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The Female Factory

Report by Judith O'Donohue

The Parramatta Female Factory is the oldest surviving convict women’s site in Australia. Our group was lucky enough to have Parramatta historian Judith Dunn as our guide.


Built by convict men between1818 and 1821, this multi-purpose institution served the colony of N.S.W. until 1848 as a refuge for women, children, elderly and sick women, a marriage bureau, a women’s hospital for the convicted and the free and so much more. Although this was the second factory at Parramatta this was purpose built and the one all other factories in Australia were based on.


There were three classes. The first class was mainly the newly arrived convicts needing accommodation and employment. They were also eligible to be chosen by a settler for marriage off the production line. Second class women were not eligible for assignment to a master and had inferior food, clothing, rights and privileges than their first class counterparts. Females of the criminal class had to do hard labour befitting a male convict and had their hair shaved. This had long term effects on their prospects of reassignment and marriage state.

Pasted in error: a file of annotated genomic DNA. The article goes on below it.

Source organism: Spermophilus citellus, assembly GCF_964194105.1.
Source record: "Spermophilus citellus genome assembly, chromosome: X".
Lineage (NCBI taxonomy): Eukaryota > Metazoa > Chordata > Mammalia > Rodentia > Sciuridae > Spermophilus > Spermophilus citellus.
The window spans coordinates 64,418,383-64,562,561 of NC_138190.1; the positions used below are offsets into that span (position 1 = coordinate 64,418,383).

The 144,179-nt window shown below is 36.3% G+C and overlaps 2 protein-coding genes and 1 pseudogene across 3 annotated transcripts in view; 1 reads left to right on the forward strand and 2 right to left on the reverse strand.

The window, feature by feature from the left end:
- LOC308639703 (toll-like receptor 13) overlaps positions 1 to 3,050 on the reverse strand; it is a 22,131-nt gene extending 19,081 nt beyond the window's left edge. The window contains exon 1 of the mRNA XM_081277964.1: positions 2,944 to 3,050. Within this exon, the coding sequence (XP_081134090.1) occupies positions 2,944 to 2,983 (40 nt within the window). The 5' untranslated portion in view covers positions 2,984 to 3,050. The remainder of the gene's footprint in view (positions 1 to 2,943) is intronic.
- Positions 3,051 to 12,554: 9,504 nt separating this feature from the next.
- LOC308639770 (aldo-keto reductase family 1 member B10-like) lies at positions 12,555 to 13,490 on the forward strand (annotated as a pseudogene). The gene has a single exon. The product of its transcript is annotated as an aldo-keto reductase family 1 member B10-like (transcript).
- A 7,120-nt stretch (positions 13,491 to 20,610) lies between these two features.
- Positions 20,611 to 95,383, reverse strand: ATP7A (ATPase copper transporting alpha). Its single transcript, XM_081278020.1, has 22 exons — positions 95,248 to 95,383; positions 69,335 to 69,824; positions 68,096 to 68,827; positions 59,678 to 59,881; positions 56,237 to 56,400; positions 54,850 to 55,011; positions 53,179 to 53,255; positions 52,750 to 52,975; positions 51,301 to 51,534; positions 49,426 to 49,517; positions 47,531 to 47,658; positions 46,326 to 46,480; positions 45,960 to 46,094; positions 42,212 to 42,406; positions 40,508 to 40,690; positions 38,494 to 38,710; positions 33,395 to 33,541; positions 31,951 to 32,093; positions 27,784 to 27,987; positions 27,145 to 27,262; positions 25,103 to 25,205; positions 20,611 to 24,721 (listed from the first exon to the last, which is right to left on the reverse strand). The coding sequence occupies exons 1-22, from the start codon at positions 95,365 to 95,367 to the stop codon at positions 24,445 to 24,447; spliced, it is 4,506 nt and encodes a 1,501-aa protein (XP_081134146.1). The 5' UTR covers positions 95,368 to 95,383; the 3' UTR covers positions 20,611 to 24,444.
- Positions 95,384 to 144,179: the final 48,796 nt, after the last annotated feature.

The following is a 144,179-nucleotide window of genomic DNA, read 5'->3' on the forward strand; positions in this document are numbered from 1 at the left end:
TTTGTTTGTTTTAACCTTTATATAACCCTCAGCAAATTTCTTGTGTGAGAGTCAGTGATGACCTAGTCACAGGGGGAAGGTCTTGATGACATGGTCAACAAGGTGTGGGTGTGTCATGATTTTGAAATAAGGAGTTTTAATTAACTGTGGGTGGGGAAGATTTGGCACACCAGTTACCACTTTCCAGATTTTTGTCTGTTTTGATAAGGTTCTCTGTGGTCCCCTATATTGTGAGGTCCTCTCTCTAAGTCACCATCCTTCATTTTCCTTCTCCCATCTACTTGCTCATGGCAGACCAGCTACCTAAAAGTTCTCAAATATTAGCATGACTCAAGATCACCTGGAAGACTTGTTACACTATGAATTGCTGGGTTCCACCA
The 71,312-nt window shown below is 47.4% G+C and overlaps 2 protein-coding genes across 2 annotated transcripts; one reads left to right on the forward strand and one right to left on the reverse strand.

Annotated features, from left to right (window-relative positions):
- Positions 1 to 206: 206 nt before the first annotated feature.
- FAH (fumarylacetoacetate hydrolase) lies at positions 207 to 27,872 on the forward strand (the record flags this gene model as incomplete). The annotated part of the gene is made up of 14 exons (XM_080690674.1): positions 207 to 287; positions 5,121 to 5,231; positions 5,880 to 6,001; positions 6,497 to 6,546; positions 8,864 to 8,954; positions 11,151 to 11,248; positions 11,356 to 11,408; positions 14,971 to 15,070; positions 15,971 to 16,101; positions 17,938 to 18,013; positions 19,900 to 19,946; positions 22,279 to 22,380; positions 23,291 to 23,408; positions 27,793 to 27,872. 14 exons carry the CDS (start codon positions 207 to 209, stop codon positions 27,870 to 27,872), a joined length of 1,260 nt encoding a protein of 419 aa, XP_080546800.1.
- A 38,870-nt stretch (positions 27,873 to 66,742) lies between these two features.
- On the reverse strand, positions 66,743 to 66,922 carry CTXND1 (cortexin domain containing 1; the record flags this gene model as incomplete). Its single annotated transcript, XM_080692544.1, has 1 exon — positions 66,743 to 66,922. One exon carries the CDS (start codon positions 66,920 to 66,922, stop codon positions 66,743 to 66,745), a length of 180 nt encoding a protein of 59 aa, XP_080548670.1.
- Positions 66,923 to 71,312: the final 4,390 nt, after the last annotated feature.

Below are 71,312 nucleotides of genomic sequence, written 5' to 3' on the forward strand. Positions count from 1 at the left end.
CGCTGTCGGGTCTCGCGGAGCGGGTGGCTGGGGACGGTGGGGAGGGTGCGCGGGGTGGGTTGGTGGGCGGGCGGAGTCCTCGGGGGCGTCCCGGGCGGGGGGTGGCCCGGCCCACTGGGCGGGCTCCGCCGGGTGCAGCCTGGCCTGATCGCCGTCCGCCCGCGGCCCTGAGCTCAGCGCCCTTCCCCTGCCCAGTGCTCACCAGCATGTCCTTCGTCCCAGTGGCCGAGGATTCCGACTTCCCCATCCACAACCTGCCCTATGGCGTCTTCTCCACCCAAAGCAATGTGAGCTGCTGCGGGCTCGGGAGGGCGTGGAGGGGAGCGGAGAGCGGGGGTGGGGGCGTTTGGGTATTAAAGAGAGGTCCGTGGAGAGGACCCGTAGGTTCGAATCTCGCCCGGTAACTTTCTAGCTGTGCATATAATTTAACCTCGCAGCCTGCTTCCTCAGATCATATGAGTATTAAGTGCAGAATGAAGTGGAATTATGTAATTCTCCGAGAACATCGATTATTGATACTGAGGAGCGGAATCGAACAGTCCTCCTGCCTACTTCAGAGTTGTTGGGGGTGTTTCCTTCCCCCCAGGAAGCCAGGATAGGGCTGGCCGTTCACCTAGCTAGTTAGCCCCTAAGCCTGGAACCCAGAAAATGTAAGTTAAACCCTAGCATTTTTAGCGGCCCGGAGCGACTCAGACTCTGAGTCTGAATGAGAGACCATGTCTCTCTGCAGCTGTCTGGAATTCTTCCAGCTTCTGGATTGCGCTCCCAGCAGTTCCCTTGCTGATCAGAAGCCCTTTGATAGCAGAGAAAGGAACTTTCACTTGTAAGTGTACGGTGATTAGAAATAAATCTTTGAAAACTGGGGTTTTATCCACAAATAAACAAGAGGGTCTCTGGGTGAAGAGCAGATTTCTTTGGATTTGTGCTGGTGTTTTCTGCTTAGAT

Australia’s first women’s hospital was in stark contrast as here the sick and injured and expectant mothers received care. Children were permitted to stay with their mothers until they were 3(or younger) and then they were sent to the orphan school. And they called them the good old days!

                                           A few photos from our visit

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